Jerry has been a faculty member at the University of Pennsylvania since 1965. In 1968 he began using computing in his introductory calculus course to enhance student learning. Following the introduction of desktop computers, Jerry was asked to serve as Associate Dean for Computing Services and Facilities for the School of Arts and Sciences at Penn with the goal of introducing instructional computing throughout the curriculum. He served in this position for ten years (1980–1990). In the MAA, Jerry was the first chair of the MAA Committee on Computers in Mathematics Education.

The Interactive Mathematics Text Project (IMTP) was funded by IBM and NSF and was directed by Jerry and Jim White. IMTP funded the creation of six computer laboratories that were used to host workshops to encourage the creation of computer-based algebra materials in teaching. This was an early exploration of what today is called “active learning.” Two of the laboratories were located in two-year colleges and one was in an HBCU. A second NSF grant funded similar workshops for high school math teachers. Participants from the workshops made presentations of the materials they developed at national meetings of the MAA, NCTM, and AMATYC. Jerry “ate his own cooking” and joined with David Hill to author: Interactive Linear Algebra: A Laboratory Course Using MathCAD, one of the first laboratory-based math courses.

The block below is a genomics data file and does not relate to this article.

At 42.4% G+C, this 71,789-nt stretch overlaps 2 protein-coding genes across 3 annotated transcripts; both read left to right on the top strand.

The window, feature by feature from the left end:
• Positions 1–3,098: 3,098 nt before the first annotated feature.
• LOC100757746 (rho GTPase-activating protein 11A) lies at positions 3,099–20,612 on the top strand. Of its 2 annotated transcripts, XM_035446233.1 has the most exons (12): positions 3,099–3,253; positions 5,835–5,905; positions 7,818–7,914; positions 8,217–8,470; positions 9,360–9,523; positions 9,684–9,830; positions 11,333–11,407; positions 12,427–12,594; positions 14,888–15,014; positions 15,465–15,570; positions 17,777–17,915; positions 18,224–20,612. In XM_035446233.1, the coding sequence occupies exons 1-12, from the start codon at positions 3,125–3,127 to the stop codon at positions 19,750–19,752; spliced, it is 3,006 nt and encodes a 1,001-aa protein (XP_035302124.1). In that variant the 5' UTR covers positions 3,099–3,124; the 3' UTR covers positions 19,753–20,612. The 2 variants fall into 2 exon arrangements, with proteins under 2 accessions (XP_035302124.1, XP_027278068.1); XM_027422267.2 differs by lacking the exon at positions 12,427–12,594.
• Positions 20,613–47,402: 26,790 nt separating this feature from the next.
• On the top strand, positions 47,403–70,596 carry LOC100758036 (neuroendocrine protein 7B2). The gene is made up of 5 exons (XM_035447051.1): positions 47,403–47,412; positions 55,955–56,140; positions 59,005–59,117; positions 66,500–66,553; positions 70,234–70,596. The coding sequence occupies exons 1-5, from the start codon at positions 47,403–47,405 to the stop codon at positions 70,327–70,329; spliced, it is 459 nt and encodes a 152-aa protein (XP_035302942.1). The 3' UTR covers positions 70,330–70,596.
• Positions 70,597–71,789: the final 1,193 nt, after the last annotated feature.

Jerry has contributed to mathematics and the mathematical community for many years by publishing substantive papers, being on the forefront of teaching calculus with computing, and writing a pioneering book using active learning. His research papers in algebraic topology explored the topology of spaces now known as “polyhedral products.” His foundational research was built upon by others to include applications such as toric varieties in algebraic geometry, Stanley-Reisner rings in combinatorics, and right-angled Artin groups in geometric group theory.

He has published papers and made presentations on using computers in undergraduate mathematics instruction with a focus on teaching calculus and linear algebra. He collaborated with Doris Schattschneider to create computer materials to accompany the show on Periodic Ornamental Designs that she curated at the Allentown (PA) Museum of Art. At Penn, Jerry assumed responsibility for a multi-school consortium to encourage mathematics and its applications throughout the curriculum. To disseminate the products of this consortium he created an online journal, Journal of Mathematics and its Applications (JOMA). The MAA agreed to assume responsibility for JOMA when the grant funding the consortium was over. JOMA became a component of MathDL and was eventually integrated into Loci.

Jerry has been a member of AMS and MAA since 1959. He is a life member of MAA, AMS, and NAM and has also been a member of SIAM, AWM, and AMATYC. He and his wife, Judy, are members of the MAA Icosahedron Society and have endowed the AMS-MAA-SIAM Gerald and Judith Porter Public Lecture, given annually at the Joint Mathematics Meetings since 2010. Their support of MAA includes the tiled entrance at the MAA headquarters in Washington, DC, a pentagonal tiling designed by Marjorie Rice. Nominated by the Eastern Pennsylvania and Delaware Section, Jerry was recognized with a Certificate of Meritorious Service in 2011.

Jerry’s deep feelings of social justice are reflected in his work and play; his website reflects this. As an Association, MAA is stronger and a model for others because Jerry Porter’s insistence that we be fair, inclusive, and welcoming has expanded our community with mathematicians who respect and include all. This is distinguished service from which MAA and the profession will long benefit.